At stake are the state's 10 electoral votes.

Virtually ignored by both presidential candidates for most of the race, Minnesota got a last-minute burst of attention after a recent poll showed the race had tightened considerably.

At stake are the state's 10 electoral votes. President Barack Obama, hoping for a repeat of his 2008 win here, was trying to preserve Minnesota's decades-long record of backing Democrats for president. Buoyed by a poll showing Obama's lead had shrunk to within the margin of error, Romney made a last-minute reach for Minnesota after sending virtually no resources for most of the campaign.

Both campaigns aired TV ads in Minnesota in the race's closing days. Both also sent high-profile surrogates: Republican vice presidential candidate Paul Ryan for Romney, and former President Bill Clinton for Obama.

The late flurry echoed recent presidential cycles, when Republicans tried to turn Minnesota into a presidential battleground. Four years ago and in the two campaigns before that, Minnesota voters were showered with attention and advertising from the candidates and their allies. Outside groups hoping for a Romney win had sprinkled some money in the state on ads criticizing Obama's leadership, and the incumbent aired a few ads of his own. But up until the last week or so, it all paled in comparison to their TV presence elsewhere.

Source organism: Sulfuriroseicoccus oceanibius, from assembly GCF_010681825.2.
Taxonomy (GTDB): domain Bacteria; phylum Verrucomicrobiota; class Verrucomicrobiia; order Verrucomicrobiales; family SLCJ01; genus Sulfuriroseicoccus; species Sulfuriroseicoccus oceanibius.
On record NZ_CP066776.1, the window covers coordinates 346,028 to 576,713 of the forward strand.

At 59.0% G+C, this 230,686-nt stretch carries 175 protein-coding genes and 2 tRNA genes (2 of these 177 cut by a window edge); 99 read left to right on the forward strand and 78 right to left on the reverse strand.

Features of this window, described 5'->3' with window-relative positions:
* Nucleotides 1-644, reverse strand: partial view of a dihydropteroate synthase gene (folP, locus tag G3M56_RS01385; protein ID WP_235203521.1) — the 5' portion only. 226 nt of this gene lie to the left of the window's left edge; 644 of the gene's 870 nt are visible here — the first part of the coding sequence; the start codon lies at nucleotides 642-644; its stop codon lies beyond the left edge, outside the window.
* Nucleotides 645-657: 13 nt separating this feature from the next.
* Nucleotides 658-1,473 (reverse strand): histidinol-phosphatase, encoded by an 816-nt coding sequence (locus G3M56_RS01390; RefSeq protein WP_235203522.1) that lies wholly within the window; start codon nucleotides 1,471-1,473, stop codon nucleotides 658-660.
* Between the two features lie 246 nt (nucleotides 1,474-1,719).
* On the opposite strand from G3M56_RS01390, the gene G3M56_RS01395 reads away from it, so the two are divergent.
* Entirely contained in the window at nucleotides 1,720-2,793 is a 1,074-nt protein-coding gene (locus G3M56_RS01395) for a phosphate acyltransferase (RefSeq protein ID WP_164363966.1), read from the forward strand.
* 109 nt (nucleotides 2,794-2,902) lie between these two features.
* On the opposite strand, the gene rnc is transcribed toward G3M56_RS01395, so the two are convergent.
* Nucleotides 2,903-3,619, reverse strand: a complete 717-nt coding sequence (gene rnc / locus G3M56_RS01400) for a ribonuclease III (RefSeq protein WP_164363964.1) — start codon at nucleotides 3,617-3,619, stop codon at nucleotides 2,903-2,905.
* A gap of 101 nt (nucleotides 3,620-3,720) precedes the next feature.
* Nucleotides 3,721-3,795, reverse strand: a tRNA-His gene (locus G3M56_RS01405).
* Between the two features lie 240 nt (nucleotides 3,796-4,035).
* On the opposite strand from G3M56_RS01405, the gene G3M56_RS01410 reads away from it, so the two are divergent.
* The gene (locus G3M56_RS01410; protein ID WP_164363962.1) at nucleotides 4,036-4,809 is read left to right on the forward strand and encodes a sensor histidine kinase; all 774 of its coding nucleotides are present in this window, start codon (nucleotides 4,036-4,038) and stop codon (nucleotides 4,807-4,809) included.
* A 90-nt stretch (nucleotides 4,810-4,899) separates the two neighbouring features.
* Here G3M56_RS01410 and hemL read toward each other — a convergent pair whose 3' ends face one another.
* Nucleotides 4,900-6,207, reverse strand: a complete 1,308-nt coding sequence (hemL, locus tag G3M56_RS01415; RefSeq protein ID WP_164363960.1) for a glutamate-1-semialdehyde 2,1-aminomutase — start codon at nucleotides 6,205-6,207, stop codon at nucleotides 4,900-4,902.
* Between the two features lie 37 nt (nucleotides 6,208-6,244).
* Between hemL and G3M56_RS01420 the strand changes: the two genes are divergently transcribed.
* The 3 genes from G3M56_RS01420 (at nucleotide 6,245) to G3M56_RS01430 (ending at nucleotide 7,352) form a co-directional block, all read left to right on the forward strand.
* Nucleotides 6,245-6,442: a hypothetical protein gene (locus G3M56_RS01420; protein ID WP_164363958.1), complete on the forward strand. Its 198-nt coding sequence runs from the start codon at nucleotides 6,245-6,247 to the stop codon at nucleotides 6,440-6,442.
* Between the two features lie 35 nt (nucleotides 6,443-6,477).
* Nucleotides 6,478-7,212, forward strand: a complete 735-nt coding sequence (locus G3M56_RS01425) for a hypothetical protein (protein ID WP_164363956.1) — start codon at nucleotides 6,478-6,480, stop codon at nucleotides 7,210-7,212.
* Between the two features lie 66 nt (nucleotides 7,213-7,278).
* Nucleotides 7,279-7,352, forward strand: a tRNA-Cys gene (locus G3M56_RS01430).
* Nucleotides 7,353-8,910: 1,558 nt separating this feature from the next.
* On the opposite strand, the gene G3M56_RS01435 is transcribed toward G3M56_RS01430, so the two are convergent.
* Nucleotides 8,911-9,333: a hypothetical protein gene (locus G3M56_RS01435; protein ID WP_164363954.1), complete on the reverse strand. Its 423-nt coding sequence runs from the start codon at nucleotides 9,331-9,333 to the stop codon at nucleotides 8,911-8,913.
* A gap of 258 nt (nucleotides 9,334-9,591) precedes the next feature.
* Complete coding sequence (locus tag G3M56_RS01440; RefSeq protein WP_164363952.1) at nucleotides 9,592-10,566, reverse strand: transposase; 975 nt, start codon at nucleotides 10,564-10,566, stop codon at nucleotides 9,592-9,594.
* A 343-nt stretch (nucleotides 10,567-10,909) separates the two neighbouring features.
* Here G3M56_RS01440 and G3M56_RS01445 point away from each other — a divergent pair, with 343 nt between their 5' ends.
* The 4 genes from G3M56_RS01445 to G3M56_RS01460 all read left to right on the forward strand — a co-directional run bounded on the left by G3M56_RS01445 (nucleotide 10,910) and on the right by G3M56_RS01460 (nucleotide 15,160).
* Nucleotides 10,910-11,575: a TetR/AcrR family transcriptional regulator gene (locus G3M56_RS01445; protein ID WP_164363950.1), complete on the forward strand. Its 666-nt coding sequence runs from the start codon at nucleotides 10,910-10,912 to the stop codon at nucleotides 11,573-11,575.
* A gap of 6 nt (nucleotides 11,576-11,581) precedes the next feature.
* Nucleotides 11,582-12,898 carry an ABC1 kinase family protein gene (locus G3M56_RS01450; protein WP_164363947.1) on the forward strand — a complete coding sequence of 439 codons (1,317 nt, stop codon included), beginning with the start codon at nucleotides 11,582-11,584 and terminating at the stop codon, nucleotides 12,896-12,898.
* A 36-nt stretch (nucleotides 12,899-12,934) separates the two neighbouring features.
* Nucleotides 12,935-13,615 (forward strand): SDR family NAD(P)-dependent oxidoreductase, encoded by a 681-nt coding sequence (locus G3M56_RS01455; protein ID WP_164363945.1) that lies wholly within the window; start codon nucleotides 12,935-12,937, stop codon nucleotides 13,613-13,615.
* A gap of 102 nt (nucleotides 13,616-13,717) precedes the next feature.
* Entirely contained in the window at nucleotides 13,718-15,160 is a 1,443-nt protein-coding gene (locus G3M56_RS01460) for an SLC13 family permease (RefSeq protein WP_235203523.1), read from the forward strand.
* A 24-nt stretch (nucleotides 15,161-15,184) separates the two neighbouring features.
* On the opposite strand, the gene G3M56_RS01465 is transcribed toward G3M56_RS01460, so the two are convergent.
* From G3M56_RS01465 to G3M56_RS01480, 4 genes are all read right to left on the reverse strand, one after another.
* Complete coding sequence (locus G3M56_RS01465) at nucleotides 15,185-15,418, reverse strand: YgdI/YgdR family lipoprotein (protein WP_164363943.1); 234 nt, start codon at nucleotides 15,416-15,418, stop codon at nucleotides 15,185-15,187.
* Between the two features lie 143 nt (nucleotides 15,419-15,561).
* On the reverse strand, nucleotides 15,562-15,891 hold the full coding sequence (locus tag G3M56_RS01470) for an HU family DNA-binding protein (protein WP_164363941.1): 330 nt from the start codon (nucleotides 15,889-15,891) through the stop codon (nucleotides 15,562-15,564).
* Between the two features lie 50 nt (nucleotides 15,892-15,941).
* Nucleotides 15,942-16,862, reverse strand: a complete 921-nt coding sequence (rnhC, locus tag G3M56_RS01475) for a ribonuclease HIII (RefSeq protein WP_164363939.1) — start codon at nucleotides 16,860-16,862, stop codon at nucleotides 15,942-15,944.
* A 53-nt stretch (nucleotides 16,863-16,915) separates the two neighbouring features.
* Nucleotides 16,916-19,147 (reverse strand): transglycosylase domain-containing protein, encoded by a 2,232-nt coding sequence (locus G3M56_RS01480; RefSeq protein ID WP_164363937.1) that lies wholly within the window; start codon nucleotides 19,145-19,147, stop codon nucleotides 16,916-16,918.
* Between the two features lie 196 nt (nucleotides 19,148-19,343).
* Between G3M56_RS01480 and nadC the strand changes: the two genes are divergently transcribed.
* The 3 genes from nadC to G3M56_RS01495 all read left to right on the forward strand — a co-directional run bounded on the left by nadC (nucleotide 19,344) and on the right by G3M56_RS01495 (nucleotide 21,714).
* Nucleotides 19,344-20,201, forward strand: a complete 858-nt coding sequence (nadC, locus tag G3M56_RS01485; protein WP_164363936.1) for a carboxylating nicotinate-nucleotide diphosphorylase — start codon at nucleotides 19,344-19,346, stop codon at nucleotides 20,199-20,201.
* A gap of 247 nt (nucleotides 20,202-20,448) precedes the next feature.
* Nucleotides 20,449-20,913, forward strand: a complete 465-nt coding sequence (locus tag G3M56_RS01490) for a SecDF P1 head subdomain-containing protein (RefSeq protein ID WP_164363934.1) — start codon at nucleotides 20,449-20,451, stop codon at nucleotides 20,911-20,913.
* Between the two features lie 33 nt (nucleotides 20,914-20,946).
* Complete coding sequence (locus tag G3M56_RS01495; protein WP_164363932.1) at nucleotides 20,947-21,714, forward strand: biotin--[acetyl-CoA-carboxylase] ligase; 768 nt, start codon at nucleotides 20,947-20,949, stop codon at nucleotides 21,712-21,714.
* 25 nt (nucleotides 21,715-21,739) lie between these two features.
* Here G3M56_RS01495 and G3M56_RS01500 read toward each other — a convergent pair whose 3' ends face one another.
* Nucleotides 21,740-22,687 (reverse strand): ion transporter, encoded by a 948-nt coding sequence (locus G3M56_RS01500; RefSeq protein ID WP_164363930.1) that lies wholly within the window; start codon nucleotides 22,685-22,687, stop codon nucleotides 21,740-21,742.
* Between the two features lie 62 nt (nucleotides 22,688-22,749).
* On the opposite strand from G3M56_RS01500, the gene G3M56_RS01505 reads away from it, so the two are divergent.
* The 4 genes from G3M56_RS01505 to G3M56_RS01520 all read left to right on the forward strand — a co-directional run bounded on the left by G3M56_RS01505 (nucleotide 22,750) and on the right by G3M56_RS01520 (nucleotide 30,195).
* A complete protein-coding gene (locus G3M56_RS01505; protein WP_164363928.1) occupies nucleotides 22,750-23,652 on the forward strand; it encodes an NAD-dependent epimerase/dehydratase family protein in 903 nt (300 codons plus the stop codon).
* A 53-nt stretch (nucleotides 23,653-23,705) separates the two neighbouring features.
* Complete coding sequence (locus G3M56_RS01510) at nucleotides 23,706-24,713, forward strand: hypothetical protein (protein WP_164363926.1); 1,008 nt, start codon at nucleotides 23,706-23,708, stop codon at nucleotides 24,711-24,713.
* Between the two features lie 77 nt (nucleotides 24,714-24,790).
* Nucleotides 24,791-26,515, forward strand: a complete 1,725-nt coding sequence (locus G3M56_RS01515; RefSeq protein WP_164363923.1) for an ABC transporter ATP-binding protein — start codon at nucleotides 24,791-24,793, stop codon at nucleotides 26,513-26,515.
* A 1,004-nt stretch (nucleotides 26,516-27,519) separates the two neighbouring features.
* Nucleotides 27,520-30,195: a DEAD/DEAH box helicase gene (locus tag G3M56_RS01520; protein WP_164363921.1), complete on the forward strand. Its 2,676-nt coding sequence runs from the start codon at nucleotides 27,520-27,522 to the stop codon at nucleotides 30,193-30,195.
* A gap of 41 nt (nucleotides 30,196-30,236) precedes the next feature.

Even with the renewed hope, Republicans were again fighting history. Minnesota has sided with the Democratic nominee in every election since 1976, longer than any other U.S. state. Republicans won the state only once in the last half century, when Richard Nixon took Minnesota in his landslide 1972 win.

Earlier in the 2008 cycle, Minnesota looked like a possible big player in the presidential race. Two home-state Republicans, former Gov. Tim Pawlenty and Rep. Michele Bachmann, sought the Republican nomination. Both washed out well before Romney secured the nomination, but Pawlenty was in the hunt to join the ticket as vice presidential candidate until Romney chose Wisconsin Rep. Paul Ryan.

Obama had a clear advantage out of the gate. He won the state in 2008 by 10 percentage points and his approval rating mostly held strong throughout his first term. No Republican has won a statewide race since Pawlenty survived a re-election scare in 2006, and joining Obama on the Democratic ticket this year is the popular and heavily favored Sen. Amy Klobuchar.

Obama's campaign opened offices throughout the state while Romney lacked a significant Minnesota infrastructure.